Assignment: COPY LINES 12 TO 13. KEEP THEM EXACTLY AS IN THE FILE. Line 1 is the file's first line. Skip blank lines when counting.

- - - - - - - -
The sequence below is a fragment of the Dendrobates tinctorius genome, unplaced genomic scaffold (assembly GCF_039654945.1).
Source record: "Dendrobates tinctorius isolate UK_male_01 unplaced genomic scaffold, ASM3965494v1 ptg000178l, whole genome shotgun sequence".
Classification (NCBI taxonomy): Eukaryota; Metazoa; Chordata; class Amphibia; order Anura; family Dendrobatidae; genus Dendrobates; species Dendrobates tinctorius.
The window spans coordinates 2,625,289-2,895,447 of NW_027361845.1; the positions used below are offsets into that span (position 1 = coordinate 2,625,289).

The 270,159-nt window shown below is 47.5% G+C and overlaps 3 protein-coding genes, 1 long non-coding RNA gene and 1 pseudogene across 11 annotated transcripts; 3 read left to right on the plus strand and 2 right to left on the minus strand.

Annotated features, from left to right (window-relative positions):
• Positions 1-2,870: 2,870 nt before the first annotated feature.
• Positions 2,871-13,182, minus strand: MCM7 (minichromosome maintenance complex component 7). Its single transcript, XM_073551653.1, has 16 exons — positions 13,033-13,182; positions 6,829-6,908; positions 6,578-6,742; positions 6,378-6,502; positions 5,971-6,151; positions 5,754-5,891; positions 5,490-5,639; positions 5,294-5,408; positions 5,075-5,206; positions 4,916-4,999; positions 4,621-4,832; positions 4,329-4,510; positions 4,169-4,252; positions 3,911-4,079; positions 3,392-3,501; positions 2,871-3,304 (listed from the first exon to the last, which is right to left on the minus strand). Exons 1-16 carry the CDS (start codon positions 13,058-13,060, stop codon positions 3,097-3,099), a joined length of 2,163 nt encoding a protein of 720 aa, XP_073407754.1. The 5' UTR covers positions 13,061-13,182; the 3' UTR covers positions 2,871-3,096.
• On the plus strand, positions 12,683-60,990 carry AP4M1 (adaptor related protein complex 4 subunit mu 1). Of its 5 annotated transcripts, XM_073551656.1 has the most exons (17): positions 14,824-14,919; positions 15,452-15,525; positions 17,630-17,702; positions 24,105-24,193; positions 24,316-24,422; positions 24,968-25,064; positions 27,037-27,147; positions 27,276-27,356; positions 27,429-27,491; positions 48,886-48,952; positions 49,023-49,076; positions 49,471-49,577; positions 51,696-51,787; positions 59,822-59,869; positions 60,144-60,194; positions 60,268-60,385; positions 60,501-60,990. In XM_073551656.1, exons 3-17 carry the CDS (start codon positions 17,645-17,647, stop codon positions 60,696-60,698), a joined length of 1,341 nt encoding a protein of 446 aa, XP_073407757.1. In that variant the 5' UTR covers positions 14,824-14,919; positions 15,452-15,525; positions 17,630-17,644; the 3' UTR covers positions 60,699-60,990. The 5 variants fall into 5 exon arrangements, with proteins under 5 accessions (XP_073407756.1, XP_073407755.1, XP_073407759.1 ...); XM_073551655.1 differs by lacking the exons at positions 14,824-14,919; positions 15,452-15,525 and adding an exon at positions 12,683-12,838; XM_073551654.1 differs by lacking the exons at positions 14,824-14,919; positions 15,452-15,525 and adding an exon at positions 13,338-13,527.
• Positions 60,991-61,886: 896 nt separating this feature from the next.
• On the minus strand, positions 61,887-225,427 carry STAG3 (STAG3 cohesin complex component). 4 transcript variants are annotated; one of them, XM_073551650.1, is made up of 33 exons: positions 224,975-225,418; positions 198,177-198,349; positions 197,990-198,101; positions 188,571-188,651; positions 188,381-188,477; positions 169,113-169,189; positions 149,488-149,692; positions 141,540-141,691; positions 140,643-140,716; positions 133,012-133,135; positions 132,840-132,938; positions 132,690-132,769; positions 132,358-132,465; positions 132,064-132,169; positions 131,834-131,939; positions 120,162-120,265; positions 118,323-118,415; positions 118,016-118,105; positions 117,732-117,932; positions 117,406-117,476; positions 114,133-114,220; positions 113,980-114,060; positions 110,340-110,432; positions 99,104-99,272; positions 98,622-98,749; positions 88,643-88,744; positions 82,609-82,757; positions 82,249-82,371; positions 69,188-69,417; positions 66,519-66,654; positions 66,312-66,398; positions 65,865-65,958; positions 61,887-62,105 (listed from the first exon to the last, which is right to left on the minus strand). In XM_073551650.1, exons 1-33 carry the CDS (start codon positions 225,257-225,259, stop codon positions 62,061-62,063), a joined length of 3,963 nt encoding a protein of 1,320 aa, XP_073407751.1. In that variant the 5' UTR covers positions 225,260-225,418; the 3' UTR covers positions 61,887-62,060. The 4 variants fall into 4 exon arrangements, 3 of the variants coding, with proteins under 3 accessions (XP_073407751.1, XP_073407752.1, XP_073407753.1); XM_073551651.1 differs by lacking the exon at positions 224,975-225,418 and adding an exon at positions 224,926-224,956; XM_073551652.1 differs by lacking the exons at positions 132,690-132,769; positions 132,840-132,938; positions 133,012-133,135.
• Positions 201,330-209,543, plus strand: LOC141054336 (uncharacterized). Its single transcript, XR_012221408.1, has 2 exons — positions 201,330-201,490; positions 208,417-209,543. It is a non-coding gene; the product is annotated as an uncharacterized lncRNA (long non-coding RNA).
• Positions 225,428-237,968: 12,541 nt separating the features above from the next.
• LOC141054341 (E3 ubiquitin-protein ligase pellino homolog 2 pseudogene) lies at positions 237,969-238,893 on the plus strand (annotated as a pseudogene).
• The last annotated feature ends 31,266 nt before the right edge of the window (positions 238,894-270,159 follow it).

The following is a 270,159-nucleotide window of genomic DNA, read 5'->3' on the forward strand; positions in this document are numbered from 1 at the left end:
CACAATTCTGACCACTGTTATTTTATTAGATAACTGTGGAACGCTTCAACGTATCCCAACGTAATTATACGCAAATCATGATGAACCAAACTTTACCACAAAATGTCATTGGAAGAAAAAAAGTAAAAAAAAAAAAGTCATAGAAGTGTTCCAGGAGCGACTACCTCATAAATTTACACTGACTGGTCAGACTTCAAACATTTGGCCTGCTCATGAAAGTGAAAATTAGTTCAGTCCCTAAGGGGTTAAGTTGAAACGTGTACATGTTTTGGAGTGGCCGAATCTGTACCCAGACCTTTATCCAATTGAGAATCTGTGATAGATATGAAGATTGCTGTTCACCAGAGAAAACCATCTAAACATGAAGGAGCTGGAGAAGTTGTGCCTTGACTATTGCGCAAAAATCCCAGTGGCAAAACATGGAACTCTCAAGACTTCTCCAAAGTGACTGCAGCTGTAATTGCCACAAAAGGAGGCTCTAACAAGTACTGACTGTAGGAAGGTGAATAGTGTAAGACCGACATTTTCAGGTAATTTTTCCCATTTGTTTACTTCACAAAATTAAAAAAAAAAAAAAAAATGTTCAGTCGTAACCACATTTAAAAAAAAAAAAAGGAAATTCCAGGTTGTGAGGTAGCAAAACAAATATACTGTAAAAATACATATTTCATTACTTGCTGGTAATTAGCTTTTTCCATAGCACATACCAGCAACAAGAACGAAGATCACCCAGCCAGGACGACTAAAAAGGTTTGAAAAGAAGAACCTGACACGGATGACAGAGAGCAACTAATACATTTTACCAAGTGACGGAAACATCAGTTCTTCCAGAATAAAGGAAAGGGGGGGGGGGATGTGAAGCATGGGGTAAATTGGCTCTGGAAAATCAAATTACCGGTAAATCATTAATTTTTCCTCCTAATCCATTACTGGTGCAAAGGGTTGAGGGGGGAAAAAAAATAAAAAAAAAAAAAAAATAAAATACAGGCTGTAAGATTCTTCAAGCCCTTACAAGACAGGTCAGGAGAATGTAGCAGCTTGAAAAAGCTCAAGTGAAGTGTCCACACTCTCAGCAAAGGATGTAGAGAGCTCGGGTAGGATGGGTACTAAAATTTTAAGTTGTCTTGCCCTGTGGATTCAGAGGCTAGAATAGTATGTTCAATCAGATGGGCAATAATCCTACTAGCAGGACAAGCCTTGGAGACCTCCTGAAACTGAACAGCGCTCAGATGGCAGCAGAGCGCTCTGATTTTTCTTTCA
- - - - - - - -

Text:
• Positions 201,330-209,543, plus strand: LOC141054336 (uncharacterized). Its single transcript, XR_012221408.1, has 2 exons — positions 201,330-201,490; positions 208,417-209,543. It is a non-coding gene; the product is annotated as an uncharacterized lncRNA (long non-coding RNA).
• Positions 225,428-237,968: 12,541 nt separating the features above from the next.